- Oops!Something went wrong.Please try again later.
Call it part fundraiser, part viral sensation.
An unofficial community movement came together this week to honor Betty White, as donations big and small poured in to organizations that support animal welfare throughout the country.
The actress — a longtime animal lover and activist — is best known for her roles in "The Mary Tyler Moore Show" and "The Golden Girls." She would have turned 100 on Monday, but died on New Year's Eve.
“Everyone really has been inspired by Betty White,” said Ann Tomassini, associate director of development at Baypath Humane Society in Hopkinton. “I have to say that I think Betty is having the time of her life in heaven, seeing what has happened in her celebration 100th year.”
The #BettyWhiteChallenge has been trending since the beginning of the year, encouraging the public to make donations supporting one of White's biggest passions: animal welfare.
Tomassini said she heard about the movement from a social media post, and newspapers and media picking up the story spread the world.
“I didn’t think it would work this well,” said Sue Webb, of Stray Pets in Need in Natick. “We put it on our Facebook and then we had other volunteers and staff were sharing it on their pages.”
Donations came pouring in from “lots of new people,” Webb said. “A lot of little things, $5, $10 and a few $50s and hundreds.”
Webb said that in a space reserved for comments on her organization's Facebook page, several people wrote that their donation was in honor of Betty White, or in the name of a beloved pet, because of the online challenge. Stray Pets in Need received more than $1,000 in donations on Monday alone.
At Baypath, Tomassini also said donations ran from small to "very generous" — and staff members were still processing hundreds of donations and making thank-you calls two days later. She admitted she wasn’t an expert but recalled that Giving Tuesday also had an “organic, grassroots” beginning.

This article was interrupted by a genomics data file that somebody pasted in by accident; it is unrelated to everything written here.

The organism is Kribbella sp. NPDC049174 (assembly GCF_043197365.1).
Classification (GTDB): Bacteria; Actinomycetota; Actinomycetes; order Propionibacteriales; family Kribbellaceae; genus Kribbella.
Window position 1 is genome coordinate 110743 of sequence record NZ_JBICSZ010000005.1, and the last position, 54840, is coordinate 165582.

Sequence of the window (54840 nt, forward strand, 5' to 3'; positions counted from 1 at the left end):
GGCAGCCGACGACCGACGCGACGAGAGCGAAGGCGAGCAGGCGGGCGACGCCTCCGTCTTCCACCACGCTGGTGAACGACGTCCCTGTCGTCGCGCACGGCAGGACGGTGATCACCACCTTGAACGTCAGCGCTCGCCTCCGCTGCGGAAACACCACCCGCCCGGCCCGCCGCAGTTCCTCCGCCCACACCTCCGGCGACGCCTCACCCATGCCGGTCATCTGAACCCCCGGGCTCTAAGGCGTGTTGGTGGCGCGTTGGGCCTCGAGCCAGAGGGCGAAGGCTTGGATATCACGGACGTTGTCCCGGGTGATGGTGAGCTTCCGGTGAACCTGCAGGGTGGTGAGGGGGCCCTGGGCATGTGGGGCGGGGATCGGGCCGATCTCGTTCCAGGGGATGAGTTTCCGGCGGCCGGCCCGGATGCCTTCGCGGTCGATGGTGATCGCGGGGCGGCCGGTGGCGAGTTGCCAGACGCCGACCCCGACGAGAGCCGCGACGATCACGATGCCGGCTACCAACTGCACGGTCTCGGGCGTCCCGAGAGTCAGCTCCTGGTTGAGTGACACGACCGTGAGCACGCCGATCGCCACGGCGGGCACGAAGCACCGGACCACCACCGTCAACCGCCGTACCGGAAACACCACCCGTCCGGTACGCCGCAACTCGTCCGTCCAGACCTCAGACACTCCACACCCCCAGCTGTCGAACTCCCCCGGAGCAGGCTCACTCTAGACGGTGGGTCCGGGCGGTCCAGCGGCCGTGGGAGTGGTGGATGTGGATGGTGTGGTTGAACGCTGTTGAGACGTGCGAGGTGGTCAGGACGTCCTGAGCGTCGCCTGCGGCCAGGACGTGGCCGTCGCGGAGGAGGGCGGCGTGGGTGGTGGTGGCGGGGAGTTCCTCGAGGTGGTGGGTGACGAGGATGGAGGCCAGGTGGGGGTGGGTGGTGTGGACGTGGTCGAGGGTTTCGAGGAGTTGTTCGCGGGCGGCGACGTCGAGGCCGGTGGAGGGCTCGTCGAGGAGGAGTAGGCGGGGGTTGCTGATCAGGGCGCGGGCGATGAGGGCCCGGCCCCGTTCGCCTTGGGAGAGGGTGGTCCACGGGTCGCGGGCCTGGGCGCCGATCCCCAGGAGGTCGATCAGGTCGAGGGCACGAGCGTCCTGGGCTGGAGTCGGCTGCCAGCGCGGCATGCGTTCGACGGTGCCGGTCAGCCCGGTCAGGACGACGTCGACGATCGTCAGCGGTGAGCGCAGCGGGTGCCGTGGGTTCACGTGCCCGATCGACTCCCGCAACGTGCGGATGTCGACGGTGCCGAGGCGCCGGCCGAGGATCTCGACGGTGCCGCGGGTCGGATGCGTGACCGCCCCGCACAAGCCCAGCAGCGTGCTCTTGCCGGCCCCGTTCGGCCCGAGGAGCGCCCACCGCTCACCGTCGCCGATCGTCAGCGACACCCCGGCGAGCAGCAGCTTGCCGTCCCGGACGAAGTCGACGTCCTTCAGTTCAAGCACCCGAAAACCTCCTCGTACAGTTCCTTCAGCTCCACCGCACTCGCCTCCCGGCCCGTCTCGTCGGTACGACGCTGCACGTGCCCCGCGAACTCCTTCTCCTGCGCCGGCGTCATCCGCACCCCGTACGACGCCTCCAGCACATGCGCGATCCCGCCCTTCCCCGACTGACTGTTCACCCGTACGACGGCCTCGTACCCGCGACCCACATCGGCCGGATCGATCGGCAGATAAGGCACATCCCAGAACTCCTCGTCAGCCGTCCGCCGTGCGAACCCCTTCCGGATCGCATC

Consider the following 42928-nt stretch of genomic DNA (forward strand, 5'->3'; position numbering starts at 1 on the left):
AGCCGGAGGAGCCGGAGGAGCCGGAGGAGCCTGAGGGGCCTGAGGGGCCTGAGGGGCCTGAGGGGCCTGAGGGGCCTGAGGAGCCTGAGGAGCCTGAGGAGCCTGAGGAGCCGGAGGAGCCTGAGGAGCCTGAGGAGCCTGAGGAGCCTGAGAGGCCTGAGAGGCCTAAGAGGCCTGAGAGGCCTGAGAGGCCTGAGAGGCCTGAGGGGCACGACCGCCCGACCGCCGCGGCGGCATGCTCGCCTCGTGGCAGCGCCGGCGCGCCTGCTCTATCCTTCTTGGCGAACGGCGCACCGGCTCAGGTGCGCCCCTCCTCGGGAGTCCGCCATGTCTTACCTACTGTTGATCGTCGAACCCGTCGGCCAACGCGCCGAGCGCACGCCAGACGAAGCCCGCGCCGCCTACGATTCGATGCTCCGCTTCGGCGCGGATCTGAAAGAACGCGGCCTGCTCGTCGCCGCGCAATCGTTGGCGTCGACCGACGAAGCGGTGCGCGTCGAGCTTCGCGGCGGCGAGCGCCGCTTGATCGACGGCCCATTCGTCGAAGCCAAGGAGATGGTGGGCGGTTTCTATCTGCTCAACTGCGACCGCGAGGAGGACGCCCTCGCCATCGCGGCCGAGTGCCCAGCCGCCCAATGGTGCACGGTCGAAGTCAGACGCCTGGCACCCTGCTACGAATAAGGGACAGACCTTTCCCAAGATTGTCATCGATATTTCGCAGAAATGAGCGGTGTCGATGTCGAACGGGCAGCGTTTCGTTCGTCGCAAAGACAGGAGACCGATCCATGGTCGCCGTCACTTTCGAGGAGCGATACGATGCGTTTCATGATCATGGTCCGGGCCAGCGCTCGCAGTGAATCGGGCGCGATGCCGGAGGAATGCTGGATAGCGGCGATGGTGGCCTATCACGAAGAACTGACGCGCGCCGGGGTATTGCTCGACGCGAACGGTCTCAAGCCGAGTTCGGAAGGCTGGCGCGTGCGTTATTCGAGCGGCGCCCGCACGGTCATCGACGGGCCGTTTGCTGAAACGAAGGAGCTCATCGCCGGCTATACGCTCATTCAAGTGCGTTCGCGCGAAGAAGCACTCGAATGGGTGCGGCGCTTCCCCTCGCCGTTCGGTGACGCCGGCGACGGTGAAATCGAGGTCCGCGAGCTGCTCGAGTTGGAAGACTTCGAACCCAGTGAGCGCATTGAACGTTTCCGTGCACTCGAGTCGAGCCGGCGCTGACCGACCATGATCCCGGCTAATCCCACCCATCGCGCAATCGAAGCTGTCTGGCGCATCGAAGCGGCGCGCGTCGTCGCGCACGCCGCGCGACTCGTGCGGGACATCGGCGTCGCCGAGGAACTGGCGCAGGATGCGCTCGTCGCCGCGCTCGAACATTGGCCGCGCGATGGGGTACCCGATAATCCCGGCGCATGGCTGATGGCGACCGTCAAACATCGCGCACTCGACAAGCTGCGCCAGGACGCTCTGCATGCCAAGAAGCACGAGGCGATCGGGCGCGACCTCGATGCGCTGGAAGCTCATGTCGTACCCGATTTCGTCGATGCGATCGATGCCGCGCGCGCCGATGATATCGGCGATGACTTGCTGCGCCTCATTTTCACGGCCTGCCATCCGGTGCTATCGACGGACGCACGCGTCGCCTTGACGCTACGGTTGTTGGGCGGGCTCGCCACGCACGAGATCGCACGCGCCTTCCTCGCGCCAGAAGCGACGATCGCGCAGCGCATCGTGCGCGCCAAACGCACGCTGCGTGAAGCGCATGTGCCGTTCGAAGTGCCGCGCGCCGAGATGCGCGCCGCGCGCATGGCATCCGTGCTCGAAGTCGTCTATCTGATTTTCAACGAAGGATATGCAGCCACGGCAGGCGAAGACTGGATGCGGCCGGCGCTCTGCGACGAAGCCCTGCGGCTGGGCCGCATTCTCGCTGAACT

“I think that this has similar power, and it actually makes it possible for everyone to give because everyone was encouraged to make a $5 gift, or something like that, and so that makes it accessible for everyone,” Tomassini said. “Few could resist being a part of it.”
Cheryl Mitcham, of the MetroWest Humane Society in Ashland, said the organization saw more than $2,000 in donations come in on Monday.
“We are very thankful to our community,” Mitcham said. “Usually, after the first of the year, we’ve just come off of a really large donation push for the holiday season, so this was a nice little uptick that we didn’t really plan for and expect. But it’s nice to have.”
Tomassini said it wasn’t just financial help that was rolling in this week but also families offering to foster animals. The humane society posted a thank you on Facebook, writing “If Betty only knew all of the good her memory is doing for animals in need. We loved her so much — it only seems right that her love for our work continues.”
“I think so many of us grew up with pets and have seen the power of an animal and how they can change a family and give comfort — and accept comfort — especially during these times where we might be a little more secluded.” Tomassini said. “We are amazed and we are grateful and we hope to be a resource for all of those in the community who need us.”
Lillian Eden can be reached at 617-459-6409 or email@example.com. Follow her on Twitter @LillianWEden.
This article originally appeared on MetroWest Daily News: West of Boston animal shelters benefit from #bettywhitechallenge